???. If you are not using matched high/low pass filters for the sub/woofer the same as you are for your woofer/mid and mid/tweeter then a reasonable subwoofer integration stands almost no chance and good integration zero chance. It is effectively a requirement if sound quality is of interest. If you want high sound quality at low frequencies then controlling the room response becomes a requirement as well which is also a task for subwoofers.
 
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Yeah, task for microphone and some software and some work to make it all work nicely together as a system, the room and all the low frequency sources.

It's literally the room that dominates the lows, changing speakers (to another monopole) and putting them at the same location would yield about the same bass "quality". About nothing would change because it's not the speakers but the room, and how the sources and observer relate to it.

...
I didn't find they were booming, but I was struggling to set the crossover frequency..
Thats exactly how the problem with room modes shows up: can't turn sub volume up as it goes overwhelming, tune it down and now it doesn't hear at all and so on, there is no good balance exactly as you describe.

Room mode nulls make it sound you don't hear it, and peaks prevent you boosting it. Getting modal peaks and dips smoothed out allows you to hear bass withoit being boomy :) There could be 30-40db difference between highest peak and lowest dip, that is huge. If you can get that within 10db or even smaller it'll work much much better. Add a sub or two and a DSP, and take your time to make it work. Better option soundwise would be to go outside, get rid of the room, but thats not very practical. You just have to manage with the room you have.

Have fun! :)
 
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Does anyone have any suggestions for me please. Or know of any designs where I could just add another bass unit in a new cabinet.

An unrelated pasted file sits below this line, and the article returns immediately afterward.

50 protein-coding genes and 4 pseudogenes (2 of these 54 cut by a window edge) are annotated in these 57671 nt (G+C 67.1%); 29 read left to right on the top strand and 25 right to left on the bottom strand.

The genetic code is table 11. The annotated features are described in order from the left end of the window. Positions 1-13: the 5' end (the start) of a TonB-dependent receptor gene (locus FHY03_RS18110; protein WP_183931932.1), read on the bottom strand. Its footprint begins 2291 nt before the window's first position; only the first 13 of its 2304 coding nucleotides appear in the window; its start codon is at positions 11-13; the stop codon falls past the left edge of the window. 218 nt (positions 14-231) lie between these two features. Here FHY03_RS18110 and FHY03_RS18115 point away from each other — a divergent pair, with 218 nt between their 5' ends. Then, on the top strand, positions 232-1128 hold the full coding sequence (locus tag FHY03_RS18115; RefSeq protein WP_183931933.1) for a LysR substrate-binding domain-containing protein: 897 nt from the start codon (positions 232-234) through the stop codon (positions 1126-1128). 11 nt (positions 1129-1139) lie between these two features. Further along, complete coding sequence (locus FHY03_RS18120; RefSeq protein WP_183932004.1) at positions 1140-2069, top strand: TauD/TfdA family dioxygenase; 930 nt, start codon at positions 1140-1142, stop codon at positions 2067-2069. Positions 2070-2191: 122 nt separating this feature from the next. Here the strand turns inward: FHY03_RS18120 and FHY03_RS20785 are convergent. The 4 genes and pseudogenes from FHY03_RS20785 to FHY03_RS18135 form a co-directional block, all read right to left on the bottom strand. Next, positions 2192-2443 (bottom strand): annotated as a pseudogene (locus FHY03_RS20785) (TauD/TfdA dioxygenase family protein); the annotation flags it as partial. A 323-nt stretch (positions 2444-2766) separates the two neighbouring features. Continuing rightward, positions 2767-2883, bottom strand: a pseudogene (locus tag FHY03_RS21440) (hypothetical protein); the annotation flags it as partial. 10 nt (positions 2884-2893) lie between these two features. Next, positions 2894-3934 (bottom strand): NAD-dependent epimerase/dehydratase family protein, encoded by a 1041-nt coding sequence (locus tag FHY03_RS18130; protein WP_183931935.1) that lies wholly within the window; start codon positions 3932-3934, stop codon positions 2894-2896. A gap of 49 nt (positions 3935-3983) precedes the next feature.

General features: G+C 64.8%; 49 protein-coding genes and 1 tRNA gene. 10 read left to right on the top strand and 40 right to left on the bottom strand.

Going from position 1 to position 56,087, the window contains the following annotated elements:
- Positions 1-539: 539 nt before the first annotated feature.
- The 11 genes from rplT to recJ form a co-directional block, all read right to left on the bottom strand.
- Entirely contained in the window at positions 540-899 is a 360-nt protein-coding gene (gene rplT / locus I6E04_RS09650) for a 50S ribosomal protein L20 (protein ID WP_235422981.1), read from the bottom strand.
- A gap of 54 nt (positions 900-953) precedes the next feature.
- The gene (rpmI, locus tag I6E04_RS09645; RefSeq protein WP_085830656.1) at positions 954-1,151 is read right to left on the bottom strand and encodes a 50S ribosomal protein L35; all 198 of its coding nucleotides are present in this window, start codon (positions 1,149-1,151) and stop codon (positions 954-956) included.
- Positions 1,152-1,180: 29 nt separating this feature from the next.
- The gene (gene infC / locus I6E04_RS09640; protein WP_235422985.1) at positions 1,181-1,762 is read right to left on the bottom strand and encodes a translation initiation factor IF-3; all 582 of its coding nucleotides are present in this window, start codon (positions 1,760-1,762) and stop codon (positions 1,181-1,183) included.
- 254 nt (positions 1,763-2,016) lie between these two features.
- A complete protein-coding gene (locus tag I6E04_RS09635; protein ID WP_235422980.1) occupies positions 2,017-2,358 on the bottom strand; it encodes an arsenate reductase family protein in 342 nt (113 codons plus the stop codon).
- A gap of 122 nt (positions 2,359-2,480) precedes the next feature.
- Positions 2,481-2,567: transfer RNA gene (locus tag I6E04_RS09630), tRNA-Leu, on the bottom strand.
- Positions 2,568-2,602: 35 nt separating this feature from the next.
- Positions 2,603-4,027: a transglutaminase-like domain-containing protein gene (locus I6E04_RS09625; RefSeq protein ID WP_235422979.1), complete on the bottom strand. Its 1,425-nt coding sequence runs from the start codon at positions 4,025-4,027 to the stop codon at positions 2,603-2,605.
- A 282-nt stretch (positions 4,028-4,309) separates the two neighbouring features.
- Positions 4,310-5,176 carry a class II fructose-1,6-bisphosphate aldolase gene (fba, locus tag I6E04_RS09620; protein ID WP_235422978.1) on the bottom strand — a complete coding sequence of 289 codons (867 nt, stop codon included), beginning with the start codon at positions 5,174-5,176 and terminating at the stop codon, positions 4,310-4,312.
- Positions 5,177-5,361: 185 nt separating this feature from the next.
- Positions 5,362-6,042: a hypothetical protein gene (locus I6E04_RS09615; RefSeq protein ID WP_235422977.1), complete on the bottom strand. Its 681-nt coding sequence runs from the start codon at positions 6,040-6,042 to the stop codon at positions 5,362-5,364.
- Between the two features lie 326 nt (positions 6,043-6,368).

Does reducing sligthy the capacitance value of C3021 (the damped bass parralel cap) on the shematic filter would help to tune the bass towards bass with more body and bigger feeling ? WHat's the cut-off of bass to mid? I will check the value of each C3021 with a capacitance meter and try too reduce by 1 uF increment for the beginning to listen to if any change you may like in your room. you can also play with the distance with the front wwal and side walls, you have maybe a null that is arming somewhere between 100 hz to 200 hz ?
 
It's literally the room that dominates the lows, changing speakers (to another monopole) and putting them at the same location would yield about the same bass "quality". About nothing would change because it's not the speakers but the room, and how the sources and observer relate to it.
I find it quite hard to believe people are not aware of this. It’s easy to perceive and hey, I wrote simple software on modal patterns in rectangular rooms more than thirty years ago. So this should be basic knowledge to anyone involved with music reproduction.
 
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Exactly, yet we see people tweak box calculators and worry about Qtc and few liters here and there to get 1db more output at some LF, but after putting the speaker into a room the response is bonkers regardless. Could be 10db peak and the whole process was in vain, EQ dip of 11db needed, instead of 10, for example. So, it's good to remind about in on every thread :D

While it's good to have speakers with fine anechoic capability, for example have enough extension and sensitivity, it just doesn't correlate whether the bass is perceived good or bad, it's almost irrelevant for the perception. Less steep way to express the same thing is that any speaker does not come with guarantee of good bass, only a person and process that adjusts the system to work witg the room could do that.